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Offline chocolateshake

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I don't think there's any chance of comic-con happening this year.  I think the question is whether there will be a comic-con next year.

IMO, the only reason CCI hasn't cancelled is that it needs to be sure you can recoup as much of it's losses as it can from insurance.  That insurance probably will not pay out if they cancel by choice.  If they cancelled now, it would be by choice.  It doesn't matter how much demand there is for tickets if there's no CCI left to sell them.

This year is done.  There's the second wave that the government has finally started preparing the public for.  Would anyone go to a big con with the expectation that the second wave could happen while it's going on?  Even if they wanted to hold it, what studio has anything to promote?  Movie releases are an unknown.  Production has stopped on TV shows and movies.  Sports channels won't be the only outlet running reruns when the current content that's been produced runs out.

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Offline alyssa

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I would say take whatever images you are getting from the media with a grain of salt.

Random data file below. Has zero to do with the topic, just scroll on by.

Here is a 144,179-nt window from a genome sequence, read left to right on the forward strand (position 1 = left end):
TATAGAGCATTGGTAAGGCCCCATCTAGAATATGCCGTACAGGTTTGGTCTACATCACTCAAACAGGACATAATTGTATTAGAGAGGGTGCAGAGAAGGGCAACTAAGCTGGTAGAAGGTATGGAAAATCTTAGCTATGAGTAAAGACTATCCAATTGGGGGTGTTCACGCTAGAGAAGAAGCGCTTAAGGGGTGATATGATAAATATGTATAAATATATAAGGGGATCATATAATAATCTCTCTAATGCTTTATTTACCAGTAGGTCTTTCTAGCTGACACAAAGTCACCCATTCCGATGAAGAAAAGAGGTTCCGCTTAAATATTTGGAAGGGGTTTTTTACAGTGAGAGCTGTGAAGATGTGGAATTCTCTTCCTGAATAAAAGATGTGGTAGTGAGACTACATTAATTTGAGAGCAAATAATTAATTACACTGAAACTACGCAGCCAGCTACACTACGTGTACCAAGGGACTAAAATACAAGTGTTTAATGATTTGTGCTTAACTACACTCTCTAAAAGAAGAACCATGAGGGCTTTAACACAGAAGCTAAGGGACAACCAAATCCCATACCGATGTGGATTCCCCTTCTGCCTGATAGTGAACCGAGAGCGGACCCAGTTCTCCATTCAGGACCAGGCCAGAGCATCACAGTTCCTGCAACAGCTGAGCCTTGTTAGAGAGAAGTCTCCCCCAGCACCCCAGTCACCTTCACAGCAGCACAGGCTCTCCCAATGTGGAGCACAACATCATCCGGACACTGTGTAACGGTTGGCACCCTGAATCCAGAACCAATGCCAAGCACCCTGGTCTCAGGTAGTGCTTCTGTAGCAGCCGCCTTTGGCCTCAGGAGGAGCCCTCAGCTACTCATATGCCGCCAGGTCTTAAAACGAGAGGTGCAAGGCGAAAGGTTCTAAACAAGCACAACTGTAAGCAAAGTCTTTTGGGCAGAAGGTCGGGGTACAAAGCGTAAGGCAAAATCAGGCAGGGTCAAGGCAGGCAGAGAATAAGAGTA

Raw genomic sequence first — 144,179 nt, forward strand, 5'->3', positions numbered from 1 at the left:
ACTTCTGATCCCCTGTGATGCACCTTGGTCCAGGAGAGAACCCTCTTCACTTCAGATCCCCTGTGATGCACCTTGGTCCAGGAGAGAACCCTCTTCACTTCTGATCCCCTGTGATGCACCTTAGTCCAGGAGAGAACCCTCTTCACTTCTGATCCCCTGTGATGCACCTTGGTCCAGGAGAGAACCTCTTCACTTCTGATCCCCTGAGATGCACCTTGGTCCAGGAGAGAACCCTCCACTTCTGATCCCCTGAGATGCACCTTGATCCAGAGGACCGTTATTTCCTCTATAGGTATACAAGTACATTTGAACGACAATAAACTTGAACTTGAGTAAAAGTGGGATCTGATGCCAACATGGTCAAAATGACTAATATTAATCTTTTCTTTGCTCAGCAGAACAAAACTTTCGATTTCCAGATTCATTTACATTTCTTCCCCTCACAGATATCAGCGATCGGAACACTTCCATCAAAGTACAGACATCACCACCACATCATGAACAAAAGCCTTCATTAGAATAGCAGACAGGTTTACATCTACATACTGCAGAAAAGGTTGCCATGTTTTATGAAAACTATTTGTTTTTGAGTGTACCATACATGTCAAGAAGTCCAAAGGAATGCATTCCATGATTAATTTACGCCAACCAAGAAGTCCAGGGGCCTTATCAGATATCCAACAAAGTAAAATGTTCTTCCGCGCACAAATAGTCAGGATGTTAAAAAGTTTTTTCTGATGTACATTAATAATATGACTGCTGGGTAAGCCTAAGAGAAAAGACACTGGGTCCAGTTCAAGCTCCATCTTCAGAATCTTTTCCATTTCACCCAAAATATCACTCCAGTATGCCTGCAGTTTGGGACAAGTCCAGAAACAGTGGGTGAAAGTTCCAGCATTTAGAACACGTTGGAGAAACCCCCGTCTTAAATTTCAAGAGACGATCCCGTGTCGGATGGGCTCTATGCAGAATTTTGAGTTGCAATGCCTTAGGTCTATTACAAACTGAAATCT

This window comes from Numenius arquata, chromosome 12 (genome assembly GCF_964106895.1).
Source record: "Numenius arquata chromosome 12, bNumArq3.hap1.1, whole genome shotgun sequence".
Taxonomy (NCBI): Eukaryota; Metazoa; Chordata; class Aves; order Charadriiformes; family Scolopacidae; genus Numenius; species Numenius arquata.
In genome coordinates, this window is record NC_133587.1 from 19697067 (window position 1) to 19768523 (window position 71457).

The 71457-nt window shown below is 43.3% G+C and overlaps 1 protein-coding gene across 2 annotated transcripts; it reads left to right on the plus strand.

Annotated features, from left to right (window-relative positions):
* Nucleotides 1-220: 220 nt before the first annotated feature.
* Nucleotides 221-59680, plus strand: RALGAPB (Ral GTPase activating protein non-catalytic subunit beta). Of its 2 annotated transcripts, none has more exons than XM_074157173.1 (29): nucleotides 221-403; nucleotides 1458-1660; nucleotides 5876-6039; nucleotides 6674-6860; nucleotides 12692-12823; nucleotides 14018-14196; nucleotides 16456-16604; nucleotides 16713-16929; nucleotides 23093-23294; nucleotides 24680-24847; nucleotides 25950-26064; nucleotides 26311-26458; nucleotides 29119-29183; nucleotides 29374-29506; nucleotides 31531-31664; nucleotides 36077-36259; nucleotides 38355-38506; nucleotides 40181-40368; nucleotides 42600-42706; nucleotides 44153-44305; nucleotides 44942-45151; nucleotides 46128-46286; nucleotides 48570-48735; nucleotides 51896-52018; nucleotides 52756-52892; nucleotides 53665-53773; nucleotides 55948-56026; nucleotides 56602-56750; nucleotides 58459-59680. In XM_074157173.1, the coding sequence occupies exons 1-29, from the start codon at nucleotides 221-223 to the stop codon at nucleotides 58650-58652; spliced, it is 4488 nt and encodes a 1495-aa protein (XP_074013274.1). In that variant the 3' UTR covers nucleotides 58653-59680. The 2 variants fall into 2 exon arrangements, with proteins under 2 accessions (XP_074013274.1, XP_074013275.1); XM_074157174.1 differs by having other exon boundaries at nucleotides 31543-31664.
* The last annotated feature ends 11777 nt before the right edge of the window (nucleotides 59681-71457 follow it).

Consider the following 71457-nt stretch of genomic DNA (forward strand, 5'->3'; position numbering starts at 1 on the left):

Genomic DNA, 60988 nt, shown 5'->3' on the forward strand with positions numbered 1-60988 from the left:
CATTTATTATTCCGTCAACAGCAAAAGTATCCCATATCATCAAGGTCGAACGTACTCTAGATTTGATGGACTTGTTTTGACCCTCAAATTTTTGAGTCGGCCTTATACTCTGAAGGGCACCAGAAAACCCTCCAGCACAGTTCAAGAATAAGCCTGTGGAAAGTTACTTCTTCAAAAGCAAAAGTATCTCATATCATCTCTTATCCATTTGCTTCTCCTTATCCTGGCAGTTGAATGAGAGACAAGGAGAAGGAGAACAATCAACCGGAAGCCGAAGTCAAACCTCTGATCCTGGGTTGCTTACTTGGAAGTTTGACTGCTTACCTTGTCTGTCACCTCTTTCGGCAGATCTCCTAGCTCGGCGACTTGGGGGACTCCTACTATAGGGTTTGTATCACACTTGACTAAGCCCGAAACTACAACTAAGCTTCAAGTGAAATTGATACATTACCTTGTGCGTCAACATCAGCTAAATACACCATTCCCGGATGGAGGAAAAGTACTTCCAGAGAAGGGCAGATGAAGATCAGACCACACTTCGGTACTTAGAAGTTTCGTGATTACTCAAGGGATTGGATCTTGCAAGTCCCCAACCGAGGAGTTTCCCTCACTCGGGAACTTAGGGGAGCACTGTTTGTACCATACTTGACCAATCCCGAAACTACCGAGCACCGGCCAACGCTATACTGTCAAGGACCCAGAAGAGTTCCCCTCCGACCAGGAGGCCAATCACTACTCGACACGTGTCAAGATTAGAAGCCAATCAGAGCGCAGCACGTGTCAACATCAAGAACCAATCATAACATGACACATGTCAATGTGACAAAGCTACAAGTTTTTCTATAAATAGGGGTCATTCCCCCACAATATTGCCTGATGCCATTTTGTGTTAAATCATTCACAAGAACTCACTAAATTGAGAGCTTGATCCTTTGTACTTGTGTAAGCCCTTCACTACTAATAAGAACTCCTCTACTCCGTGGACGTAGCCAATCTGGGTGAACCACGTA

I live in NY. Not NYC, but in the suburbs.  I did a big drive around the NY metro area today.  I stayed in my car the entire time, and did not interact with anyone.  It was very easy, as there is no traffic (the only good thing about this crisis).  I drove by a number of hospitals, Urgent Cares, and a test center.  The test center is a pop up, and there was a line, but it was manageable.  The hospitals are obviously making additional provisions, but I didn't notice any long lines.  As for the Urgent Cares...The one I use didn't have any more cars than normal, and another one was closed (which surprised me).  What I also noticed were people were doing their best to go about their business.  People were walking, jogging, and biking.  Obviously there were a lot less, but some were out just the same.  Some wearing masks, and some not.  Mostly maintaining their distance, but there were couples holding hands.  I have to say, my spidey senses are not jiving with the concern I'm getting from my out of state friends.  I'm not saying this is not serious.  Obviously people dying is a serious matter.  I'm just saying hold off on your judgement on what's going on here (and everywhere), until more data comes in.